Anger and madness are brothers —African proverb
THE current situation in Niger Republic provides a good lesson in how conflicts are started and prolonged. Not all conflicts, but many that ought not to start if language, contexts, and motives are better understood. Timing also plays a major role, specifically in terms of the actions or inactions of major players. As things stand, there are a number of interpretations which can be made regarding the situation. Each has major implications for many interests.
Let us start from the point when a few dozen soldiers seized President Muhamed Bazoum and detained him in his residence. Until many hours later, would you describe the situation as the action of a few bandits or rascals who should have been instantly taken on by the main military, French or US soldiers, all of who were there in abundance? How did the action of a few soldiers successfully survive those critical hours during which Bazoum could have been freed and the ‘bandits’ arrested or, if they resisted, killed?
How could a coup in a country considered vital for virtually every key actor on the globe today evade its planning and execution with huge military and strategic assets at stake? Who dropped the ball? Could any of the major interests in aborting the coup have thought they could arrest it after it had successfully established itself? ECOWAS leaders called the coup leaders bandits, kidnappers and terrorists, labels that resonate with all peoples in West Africa. Could the classification of a successfully-executed coup d’etat in this manner have determined the mindset of ECOWAS leaders when they assembled to decide what to do about it?
You could tell the state of mind of ECOWAS, AU, US, France and EU when they considered what to do about Niger from their basic, initial responses. Condemnation was predictable and unavoidable, but everyone knows condemning a coup anywhere in Africa had never hurt it. Demands for restoration of the constitutional order, including freeing the deposed elected leadership and reinstating it by the coupists on the orders of outsiders is also a constant regular. This script was duly followed. Leaders then look into the mirror and see some resemblance with a deposed former colleague.
They smell their own military again and ask awkward questions on loyalty and strength of support. Some adjustments in personal security of the leader are often made, but the most lasting impression is that one coup always begets others. Leaders who come to power through coups and other variants of constitutionally-questionable means in particular, sleep badly for long periods after coup d’etats. Reactions are usually knee jerk, triggered more by panic than reason. Except in very rare cases, no successful coups are ended in their infancy by force. Still, threats are routinely expected, and duly issued.
Just in the very likely event that coupists do not give it back immediately, ultimatums are issued. In the case of the coup in Niger, the perception that the coupists were bandits, kidnappers and terrorists must have informed the decision to demand one week for full restitution. Some other factors would have counted in this type of decision as well, beyond the perception that the coup was bandit activity. It would appear that some years ago, West African and European leaders had decided that West Africa must put an end to coup d’etats permanently.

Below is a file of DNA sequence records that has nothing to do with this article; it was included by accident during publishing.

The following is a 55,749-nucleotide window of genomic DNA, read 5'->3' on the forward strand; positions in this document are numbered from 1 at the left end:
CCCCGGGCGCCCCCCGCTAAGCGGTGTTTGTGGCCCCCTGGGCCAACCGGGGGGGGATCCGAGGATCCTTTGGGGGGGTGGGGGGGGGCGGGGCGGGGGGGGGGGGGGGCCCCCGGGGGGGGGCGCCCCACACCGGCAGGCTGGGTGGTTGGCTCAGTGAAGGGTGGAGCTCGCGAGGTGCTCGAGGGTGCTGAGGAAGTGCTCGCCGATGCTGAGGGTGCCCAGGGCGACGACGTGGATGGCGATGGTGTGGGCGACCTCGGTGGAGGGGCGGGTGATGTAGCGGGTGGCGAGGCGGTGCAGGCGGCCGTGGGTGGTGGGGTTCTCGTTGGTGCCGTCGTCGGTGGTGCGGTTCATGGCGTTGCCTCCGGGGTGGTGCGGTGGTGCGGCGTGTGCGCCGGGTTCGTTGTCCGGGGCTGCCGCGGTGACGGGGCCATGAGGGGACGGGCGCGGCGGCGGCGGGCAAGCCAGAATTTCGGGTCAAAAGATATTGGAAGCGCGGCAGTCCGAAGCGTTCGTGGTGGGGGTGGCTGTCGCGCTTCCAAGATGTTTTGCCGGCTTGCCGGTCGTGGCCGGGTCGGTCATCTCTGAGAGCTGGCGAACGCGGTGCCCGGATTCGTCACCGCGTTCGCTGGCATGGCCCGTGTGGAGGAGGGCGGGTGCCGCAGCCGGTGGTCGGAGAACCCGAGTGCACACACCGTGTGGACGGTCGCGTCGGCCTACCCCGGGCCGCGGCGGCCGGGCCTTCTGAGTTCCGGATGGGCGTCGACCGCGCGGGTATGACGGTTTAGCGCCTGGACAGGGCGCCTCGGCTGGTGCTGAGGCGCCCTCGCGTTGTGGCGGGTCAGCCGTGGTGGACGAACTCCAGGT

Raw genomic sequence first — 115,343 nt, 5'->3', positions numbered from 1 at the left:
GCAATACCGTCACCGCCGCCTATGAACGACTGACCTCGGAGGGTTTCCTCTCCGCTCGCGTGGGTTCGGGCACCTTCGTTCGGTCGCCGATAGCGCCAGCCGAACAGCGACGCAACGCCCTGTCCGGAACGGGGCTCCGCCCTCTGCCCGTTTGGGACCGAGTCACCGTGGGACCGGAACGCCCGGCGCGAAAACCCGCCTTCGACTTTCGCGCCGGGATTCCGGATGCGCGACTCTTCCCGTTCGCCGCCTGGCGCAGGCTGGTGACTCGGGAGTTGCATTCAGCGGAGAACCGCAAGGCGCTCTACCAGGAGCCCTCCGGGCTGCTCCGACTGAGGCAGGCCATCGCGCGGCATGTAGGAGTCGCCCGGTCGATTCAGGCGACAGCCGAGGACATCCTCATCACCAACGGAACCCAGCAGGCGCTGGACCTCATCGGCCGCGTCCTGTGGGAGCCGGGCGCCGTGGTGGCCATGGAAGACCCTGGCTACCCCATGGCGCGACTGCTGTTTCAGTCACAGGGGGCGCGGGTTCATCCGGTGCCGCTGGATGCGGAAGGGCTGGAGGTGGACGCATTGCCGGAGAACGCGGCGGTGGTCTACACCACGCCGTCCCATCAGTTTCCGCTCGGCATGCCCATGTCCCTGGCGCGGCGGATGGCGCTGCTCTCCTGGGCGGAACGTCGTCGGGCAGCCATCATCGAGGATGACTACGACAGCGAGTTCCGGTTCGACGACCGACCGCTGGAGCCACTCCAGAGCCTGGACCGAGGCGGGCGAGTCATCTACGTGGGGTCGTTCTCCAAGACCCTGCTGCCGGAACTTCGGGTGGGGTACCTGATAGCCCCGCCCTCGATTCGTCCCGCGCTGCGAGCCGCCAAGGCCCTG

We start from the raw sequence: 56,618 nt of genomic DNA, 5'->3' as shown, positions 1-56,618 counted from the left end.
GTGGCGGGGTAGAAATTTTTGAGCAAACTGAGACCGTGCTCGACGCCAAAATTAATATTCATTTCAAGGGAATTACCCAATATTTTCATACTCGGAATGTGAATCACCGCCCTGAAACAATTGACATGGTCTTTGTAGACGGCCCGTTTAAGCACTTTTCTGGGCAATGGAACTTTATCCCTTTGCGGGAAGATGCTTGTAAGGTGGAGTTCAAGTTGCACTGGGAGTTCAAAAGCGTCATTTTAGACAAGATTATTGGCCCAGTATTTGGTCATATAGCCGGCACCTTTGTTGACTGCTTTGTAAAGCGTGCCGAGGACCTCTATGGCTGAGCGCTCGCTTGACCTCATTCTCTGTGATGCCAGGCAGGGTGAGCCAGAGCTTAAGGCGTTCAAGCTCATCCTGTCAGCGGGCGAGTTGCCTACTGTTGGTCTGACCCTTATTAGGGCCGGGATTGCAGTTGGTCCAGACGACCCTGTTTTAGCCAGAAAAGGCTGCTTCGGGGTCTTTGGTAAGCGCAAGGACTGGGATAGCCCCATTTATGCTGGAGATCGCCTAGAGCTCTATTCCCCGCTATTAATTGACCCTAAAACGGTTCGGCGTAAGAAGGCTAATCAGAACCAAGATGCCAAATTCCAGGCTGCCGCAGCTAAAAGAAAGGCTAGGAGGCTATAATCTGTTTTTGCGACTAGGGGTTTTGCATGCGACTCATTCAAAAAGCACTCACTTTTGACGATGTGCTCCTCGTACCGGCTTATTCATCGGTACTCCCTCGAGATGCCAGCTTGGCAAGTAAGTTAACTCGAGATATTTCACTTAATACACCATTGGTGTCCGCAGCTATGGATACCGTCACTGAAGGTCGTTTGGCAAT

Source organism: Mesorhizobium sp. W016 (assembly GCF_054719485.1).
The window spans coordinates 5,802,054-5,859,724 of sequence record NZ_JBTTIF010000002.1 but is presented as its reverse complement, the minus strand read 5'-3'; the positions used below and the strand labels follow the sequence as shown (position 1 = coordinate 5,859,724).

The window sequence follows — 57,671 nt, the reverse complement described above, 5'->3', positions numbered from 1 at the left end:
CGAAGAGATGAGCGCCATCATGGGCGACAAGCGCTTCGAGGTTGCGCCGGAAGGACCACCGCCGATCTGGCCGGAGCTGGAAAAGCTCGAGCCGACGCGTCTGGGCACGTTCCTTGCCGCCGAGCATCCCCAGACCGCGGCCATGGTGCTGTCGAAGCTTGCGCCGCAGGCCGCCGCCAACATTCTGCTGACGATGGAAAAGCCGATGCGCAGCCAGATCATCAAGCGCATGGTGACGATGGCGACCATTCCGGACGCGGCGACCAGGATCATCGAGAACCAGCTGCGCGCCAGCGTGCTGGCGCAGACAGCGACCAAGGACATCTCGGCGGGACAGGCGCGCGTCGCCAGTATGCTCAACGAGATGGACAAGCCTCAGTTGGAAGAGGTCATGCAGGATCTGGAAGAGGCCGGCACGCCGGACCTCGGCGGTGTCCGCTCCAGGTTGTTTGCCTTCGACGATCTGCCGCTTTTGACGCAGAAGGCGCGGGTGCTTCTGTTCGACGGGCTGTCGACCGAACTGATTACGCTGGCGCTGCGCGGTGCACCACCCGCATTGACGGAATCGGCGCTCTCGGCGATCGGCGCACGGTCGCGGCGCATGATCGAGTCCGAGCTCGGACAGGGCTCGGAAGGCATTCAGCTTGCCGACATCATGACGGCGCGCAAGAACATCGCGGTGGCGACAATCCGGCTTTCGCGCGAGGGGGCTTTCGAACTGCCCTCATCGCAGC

To achieve this goal, it must have been presumed that leaders will be elected democrats who will lead well, and the West African community must have zero tolerance for coup d’etats. Zero tolerance must be enforced by the community, obviously, by all means necessary. It must have been presumed that military officers who would have been part of the ECOWAS standby force will be shaking in their boots at the possibility of confronting foreign military elements in palaces and city alleys. Or, worse, that there is such a ready-to-go force that will make them give back scalps and power within a few days after snatching them.
In the design of a coup-free West Africa, some elements had to be ignored or presumed tolerable. One is that there will continue to be coup attempts. Every once in a while a coup will succeed that will survive and challenge the grand design of a democracy-only Africa. When soldiers moved to remove Bazoum, a number of West African countries were firmly under military rule. Niger merely joined a growing community.
Another is the apparent classification as a coup being the worst crime against the people. When you draw a line around fifteen West African countries, you ignore a gaping faultline: Africa as a whole is swamped by dictators, serial term-prolongers, illegitimate leaders with varying degrees of culpability and sundry mixtures of elements of democracy and dictatorship. If force or other dynamics that can entrench democracy in most parts of Africa could work, Africa as a whole will crush remote contemplation of violent takeovers a long time ago.
Now Niger confronts us all with a dilemma.Those who think an illegality had been committed which should be crushed by force if necessary do not appear to be willing or able to trigger a force to restore the status quo. Failure of threats and ultimatums force the hands of those who issue them to discuss options. The allure of democracy is diminished by multiple abuses under it, the type of things it is precisely designed to obviate.
Yet the military cannot be the answer to Africa’s search for good leaders that should lead it out of its massive restrictions. The Western world preaches democracy in the day and exploits us in the night. If Africa will develop, it cannot do so the way the western world, Russia or China wants it. Africa’s challenge is to see through the falsehood that we are owed any good by the rest of the world. We can grow and develop, but we have to do it our way.
BY: Hakeem Baba Ahmad